Prime Minister Mariano Rajoy is to be called to testify as a witness in a major corruption trial. It will be the first time that a Spanish prime minister has been summoned to appear in court.
A spokesperson for the Audiencia Nacional (the Spanish High Court) said that no date had been set yet for the hearing. Rajoy has been called as part of the "caso Gürtel" trial, which centres on a vast network of alleged corrupt activities involving former members of Rajoy’s Partido Popular.
While Spain’s 62-year-old leader is not accused of anything, his post as party chief since 2004 means he could provide valuable testimony.
The network allegedly saw companies shower former PP lawmakers and civil servants with bribes in exchange for contracts. Altogether, 37 defendants face justice including two former party treasurers and businessman Francisco Correa, the alleged head of the network. (The name of the case, Gürtel, is German for belt; correa is Spanish for belt).
According to a confession published by Correa, companies would give him a commission of two to three per cent on the value of public contracts. After taking his share, he would then give politicians involved in awarding contracts some of the money too.
He also claimed that he gave money to Luis Barcenas, who is also on trial and who was party manager from the 1980s to 2008 and then treasurer for a year.
Further complicating matters, Barcenas claimed in 2013 that part of that money went into a secret party slush fund. The fund is an ingredient of the current case but not the focus, as a separate trial on it is pending.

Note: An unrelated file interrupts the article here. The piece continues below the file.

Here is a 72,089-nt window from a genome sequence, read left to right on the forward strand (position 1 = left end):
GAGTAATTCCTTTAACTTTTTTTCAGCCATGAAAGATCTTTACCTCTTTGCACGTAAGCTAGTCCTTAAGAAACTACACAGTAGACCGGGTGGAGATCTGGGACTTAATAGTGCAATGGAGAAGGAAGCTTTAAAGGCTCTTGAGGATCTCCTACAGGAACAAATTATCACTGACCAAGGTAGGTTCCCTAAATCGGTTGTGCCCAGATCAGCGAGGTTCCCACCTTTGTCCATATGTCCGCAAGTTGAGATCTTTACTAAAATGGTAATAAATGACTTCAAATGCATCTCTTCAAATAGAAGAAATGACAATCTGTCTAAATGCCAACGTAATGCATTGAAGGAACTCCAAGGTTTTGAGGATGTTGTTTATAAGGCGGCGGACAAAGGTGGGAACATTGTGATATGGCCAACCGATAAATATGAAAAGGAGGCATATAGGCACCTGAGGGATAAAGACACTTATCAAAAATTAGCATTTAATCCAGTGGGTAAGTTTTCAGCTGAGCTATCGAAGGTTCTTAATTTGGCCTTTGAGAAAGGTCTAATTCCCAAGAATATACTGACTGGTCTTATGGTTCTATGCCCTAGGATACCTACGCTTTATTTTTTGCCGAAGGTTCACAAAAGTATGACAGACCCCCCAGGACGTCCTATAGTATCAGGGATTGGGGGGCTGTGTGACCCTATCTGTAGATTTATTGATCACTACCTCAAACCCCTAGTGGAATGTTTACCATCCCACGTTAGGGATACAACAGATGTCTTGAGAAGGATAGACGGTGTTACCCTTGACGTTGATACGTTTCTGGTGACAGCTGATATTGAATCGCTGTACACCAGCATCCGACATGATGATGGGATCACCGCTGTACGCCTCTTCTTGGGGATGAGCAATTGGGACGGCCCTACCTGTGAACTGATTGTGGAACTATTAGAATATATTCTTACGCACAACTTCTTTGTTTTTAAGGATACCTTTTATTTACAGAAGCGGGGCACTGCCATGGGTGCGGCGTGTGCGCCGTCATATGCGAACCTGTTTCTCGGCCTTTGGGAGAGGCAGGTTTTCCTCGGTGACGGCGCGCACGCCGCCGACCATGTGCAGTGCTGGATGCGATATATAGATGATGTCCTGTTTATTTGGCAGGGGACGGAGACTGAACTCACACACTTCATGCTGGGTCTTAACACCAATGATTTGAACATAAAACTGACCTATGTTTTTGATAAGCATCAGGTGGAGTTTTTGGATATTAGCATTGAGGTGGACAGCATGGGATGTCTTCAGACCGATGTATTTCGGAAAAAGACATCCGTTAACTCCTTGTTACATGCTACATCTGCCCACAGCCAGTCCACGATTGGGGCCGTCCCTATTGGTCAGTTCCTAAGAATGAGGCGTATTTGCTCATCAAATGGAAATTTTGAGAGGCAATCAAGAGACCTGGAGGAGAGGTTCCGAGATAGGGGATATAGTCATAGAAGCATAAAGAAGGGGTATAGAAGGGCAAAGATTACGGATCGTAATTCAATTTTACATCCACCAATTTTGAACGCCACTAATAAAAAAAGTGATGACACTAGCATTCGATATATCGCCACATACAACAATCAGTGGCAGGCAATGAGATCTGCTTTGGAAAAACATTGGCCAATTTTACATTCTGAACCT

Barcenas was nevertheless questioned on the subject in January, and acknowledged there existed secret accounts in the PP, pointing to "financial resources that did not appear in official book-keeping". But he said that rather than bribes, businessmen gave donations "generously" without expecting anything in return.
"I never received anything from Correa, not for me nor for the PP," he added, blasting the businessman’s allegations as "nonsense".
When questioned by a judge in 2013, Barcenas claimed he had given Rajoy envelopes of cash. But in his January hearing, he defended Rajoy, saying he had given orders not to use Correa’s companies any more in 2003, "because he was told that Correa was engaged in illegal activities".
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